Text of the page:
Army Chief Gen Prayuth Chan-ocha said that the PAD had the legal right to hold rallies during Parliament’s consideration of charter amendments as long as they did not use violence. The Emergency Decree has to be kept in force until the situation returns to normal. He insisted that there were never double standards regarding enforcement of the decree, and all groups had been treated equally, according to an ASTV-Manager report on 24 Nov.
He also said that the Director of the Centre for the Resolution of the Emergency Situation (CRES), Gen Prawit Wongsuwan, had already met with the Prime Minister to explain that the CRES order to ban merchandise which caused disunity was not meant to curtail the rights of the public, but was out of concern for offences against the monarchy.
Next PAD rally on 11 Dec
PAD leader Maj Gen Chamlong Srimuang told ASTV this morning that PAD supporters were coming from Lampang to join others in front of Parliament. Those who came from the provinces and could not stay overnight with relatives or friends in Bangkok would be welcome to stay at the office of the New Politics Party where air conditioned rooms and toilets were available, and also at Santi Asoke.
He reiterated the PAD’s stance of accepting charter amendments only after a referendum.
Parliament met last night until 1-2 am, but the PAD halted their rally at 10 pm so that their supporters could rest.
He said that late yesterday afternoon some senators, both appointed and elected, and MPs came out to meet the PAD supporters, and this showed that a number of parliamentarians agreed with the PAD. They came out on their own, not by invitation. They did not go up on stage however, as it might not be proper.
The wife of a former regional police commander and recently retired army generals also came to join the rally today, he said.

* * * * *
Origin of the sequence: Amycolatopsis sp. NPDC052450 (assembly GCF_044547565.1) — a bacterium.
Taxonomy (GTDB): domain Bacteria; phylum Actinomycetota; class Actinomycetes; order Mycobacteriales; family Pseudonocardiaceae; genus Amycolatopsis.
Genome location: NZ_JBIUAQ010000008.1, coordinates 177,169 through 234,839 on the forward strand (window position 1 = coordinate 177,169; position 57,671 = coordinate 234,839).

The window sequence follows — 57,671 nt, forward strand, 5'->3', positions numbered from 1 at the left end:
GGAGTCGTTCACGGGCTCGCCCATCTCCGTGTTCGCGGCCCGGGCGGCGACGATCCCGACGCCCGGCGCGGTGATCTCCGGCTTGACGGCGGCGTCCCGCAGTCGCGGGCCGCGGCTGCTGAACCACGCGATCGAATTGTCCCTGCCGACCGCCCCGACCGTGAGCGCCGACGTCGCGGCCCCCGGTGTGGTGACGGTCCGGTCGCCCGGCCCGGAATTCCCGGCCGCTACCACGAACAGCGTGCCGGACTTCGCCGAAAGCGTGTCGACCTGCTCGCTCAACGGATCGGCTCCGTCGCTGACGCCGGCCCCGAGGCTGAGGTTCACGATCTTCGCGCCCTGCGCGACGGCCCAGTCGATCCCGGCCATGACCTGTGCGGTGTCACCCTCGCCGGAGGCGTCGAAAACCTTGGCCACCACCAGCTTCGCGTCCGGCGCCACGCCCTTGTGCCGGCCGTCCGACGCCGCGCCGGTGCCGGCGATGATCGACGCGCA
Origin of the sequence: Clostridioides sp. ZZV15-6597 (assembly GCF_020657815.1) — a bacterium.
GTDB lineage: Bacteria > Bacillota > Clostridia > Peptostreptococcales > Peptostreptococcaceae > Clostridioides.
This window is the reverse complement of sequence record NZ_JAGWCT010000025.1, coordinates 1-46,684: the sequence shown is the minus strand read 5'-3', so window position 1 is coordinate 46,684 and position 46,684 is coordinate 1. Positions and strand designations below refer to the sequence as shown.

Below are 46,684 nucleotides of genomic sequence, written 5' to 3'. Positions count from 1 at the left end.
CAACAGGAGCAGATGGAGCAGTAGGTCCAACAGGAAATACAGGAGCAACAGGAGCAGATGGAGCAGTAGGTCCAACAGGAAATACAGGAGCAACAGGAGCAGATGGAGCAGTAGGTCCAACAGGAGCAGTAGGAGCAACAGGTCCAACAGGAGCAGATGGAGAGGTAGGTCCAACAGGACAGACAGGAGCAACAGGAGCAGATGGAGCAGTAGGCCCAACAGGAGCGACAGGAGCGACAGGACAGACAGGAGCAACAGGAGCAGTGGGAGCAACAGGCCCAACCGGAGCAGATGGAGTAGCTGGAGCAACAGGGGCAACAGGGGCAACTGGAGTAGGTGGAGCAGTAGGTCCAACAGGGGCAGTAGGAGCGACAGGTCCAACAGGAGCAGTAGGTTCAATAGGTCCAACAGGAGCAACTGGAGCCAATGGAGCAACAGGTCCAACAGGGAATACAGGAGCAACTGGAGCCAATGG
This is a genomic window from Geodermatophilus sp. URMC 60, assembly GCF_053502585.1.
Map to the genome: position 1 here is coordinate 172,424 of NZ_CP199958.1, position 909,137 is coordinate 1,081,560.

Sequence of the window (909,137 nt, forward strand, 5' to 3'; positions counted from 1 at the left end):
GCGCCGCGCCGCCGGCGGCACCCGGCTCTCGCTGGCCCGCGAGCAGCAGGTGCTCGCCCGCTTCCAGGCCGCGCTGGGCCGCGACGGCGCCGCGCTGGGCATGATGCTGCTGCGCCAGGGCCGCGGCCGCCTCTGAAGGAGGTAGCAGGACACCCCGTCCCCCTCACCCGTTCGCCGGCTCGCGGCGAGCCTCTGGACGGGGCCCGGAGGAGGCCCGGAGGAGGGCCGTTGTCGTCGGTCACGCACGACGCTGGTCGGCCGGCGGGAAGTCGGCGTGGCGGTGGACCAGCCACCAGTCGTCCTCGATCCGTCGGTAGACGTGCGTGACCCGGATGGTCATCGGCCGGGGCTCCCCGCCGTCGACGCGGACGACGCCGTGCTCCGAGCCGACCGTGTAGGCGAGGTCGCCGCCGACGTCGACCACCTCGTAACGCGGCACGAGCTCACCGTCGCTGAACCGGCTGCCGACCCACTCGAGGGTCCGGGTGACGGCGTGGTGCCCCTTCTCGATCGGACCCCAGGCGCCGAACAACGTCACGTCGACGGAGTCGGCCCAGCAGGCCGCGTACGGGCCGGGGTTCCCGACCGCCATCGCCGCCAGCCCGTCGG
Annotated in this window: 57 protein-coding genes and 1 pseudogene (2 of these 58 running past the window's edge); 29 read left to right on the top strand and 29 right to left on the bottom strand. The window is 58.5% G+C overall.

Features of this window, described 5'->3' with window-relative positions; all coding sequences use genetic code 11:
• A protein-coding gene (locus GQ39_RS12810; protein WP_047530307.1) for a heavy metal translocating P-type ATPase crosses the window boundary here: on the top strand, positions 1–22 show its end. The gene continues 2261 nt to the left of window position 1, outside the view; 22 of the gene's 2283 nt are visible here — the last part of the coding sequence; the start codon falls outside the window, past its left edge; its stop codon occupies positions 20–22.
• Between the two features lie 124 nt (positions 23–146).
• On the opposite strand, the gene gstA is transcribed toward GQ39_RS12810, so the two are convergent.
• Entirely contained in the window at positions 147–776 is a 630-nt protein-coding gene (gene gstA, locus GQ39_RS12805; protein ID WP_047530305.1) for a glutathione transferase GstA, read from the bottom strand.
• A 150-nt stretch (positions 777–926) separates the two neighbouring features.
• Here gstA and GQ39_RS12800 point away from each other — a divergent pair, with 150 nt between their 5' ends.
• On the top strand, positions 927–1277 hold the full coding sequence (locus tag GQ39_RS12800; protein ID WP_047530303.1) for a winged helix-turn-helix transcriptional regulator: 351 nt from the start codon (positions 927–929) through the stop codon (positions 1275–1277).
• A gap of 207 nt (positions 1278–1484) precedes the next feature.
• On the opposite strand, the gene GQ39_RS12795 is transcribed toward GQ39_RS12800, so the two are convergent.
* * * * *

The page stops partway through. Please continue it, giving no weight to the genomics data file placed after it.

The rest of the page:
He said that the PAD had reasons for their protest. They had had meeting after meeting. The best they could do was to protest.
He expected that the rally would finish at 3 pm on 25 Nov, when the Parliamentary meeting was supposed to end. However the voting turned out, the PAD will meet again to discuss what to do.
Chamlong said that this time they were saving their energy for their next rally on 11 Dec to protest the loss of Thai territory to Cambodia, when they would come in full force.
On 11 Dec, a number of military officers, both in active service and retired, will join their rally, because it is about the protection of territory. They will stay overnight to demand that the Prime Minister withdraw the 2000 MOU and the JBC meeting reports. They will camp in front of the Ratchadamnoen Boxing Stadium.
At about 10 am today at the rally in front of Parliament, Ratchayut Sirayothinpakdi, the new name of Amornthep Amornrattananon, a former MP candidate for Bangkok for the New Politics Party, told the crowd that their rally was unlike those of the red shirts. The red shirts had come out in numbers, but it was not clear whether they had acted out of their own conscience or whether they were organized and recruited by politicians and canvassers. PAD supporters acted out of conscience.